After spending a week checking out movies at the Fort Lauderdale Film Festival, Bandwidth has all but determined there is nary a part of Broward County as abhorrent as Las Olas. Except for the Floridian, which I fully expect to be a Gucci boutique by the time you read this. The enduring image I took away from evenings with the film festival crowd: an overperfumed middle-aged woman, carrying a small dog, stalking down the sidewalk, and sneering at the little people who dared block her path. That, folks, is the face of the new improved Fort Lauderdale.
Which leads us back to the inner-city's only maverick bookseller, Berman. "I wouldn't mind it being cleaned up a bit around here," he notes, glancing at a homeless man peering through the front door. "It's still kind of seedy."
Berman says his father helped launch Disassociated, which to Bandwidth seems something of a gamble. "Of course," Berman agrees, "but the way I went into it, it really wasn't. I didn't invest much. I had some cash, and I already had the stock. They're mostly my books, and my dad donated a bunch. Plus, he helped me build shelves and stuff." The landlord who owns the building was hesitant at first, but "the owners of Babylon [Tattoo, next door] were way into me getting the spot. They pushed the deal through."
Berman still has another job, serving coffee in Coral Springs. Disassociated Books has been open about three months, and Berman's there from about 2 to 10 p.m. every day but Monday. There's no telephone. There's some spillover business from the triple-X video store. People waiting for a buddy to finish up with a tattoo can stroll over and look. "A lot of my friends know I'm here," he says, "but without a business license, I can't advertise. I can't have a sign in the window, not even an 'open' sign."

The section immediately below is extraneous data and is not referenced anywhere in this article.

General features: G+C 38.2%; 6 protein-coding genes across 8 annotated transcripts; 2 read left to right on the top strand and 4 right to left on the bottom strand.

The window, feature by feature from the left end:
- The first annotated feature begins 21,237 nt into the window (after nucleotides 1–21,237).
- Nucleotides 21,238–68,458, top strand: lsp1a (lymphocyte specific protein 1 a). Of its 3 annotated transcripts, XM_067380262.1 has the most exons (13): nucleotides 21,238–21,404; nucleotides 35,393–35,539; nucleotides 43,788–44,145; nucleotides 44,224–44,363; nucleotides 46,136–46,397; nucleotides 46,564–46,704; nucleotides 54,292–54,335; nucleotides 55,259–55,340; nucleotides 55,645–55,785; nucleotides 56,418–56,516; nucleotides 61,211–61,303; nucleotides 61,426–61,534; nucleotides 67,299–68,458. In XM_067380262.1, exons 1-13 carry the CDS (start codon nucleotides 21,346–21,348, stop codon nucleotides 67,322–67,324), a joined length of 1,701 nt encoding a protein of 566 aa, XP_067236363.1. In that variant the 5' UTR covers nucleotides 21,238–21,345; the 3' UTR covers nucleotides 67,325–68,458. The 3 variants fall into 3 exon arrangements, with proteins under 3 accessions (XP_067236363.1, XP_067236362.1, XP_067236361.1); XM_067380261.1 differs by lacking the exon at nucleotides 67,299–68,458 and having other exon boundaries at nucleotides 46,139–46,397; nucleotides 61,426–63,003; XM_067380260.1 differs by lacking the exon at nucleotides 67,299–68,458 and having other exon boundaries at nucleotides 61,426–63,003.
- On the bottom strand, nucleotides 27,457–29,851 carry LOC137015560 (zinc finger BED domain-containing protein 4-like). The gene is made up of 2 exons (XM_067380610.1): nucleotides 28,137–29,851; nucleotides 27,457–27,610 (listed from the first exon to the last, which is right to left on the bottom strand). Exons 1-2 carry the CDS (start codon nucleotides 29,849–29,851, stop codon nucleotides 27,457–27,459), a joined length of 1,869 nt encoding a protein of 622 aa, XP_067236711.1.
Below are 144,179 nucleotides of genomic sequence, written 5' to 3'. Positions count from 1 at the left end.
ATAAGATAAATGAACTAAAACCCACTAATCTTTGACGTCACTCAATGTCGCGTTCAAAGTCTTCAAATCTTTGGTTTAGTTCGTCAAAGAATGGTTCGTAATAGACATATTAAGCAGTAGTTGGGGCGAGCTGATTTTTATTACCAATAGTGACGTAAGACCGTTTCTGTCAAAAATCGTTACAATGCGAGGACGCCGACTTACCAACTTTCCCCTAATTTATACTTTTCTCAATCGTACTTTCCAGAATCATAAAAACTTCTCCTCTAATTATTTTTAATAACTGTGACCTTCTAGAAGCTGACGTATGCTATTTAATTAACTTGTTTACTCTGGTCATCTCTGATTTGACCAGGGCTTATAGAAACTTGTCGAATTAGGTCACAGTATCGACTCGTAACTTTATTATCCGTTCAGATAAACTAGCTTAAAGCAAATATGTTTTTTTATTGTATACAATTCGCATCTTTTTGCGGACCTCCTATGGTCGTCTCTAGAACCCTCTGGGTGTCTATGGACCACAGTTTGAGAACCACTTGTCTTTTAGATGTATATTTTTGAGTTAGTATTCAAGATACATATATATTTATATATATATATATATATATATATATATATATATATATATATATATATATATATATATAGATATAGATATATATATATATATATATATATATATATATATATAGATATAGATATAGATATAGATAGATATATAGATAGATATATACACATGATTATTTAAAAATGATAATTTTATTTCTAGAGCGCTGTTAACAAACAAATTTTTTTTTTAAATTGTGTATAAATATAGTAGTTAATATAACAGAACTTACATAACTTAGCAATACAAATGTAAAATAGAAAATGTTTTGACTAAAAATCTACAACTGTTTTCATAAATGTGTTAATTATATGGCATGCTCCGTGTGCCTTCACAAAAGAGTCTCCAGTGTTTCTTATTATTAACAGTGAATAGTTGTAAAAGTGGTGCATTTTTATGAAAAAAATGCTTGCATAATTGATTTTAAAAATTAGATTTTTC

No business license? "As long as you don't make a lot of money, you can operate without one," Berman offers hopefully.
"Sometimes, I'm here later," he muses, kicking back on one of two yellow couches in the center of the store. "Sometimes until midnight or 1. Last night, there were about seven or eight people hanging out." Running the bookstore is more of a social experiment for Berman, a Fort Lauderdale native with an established network of like-minded associates.
"I don't have a huge stock," he says, "but I have some good books on my shelves." And he does. He's got a nice photography section. Oddities like Re/Search Publications' Bodily Fluids and Bob Flannigan: Super Masochist. A decent alt-lit selection, including Henry Miller, Charles Bukowski, and William S. Burroughs. Then there's Lester Bangs' Psychotic Reaction. "All at good prices," adds Berman.
One day, we're going to wake up and there will be no alternative like Disassociated. Your shrink-wrapped John Grisham paperback will be retrieved by a mechanized forklift at Best Buy, wedged between pallets of Huggies pull-ups and Fruit Roll-Ups. Until then, Berman's bookstore, like independent book and record stores all over the country, will survive as part of a dying breed.
"I just want to stay low-key, just word of mouth only," Berman says. "That's how I want to do it. I hope it takes off, but if it doesn't..." His voice trails off. "I lived in a van for two years, so..."
Down by the river?
"No!" Berman laughs. "I'm not Chris Farley. I've just adopted ways of living well."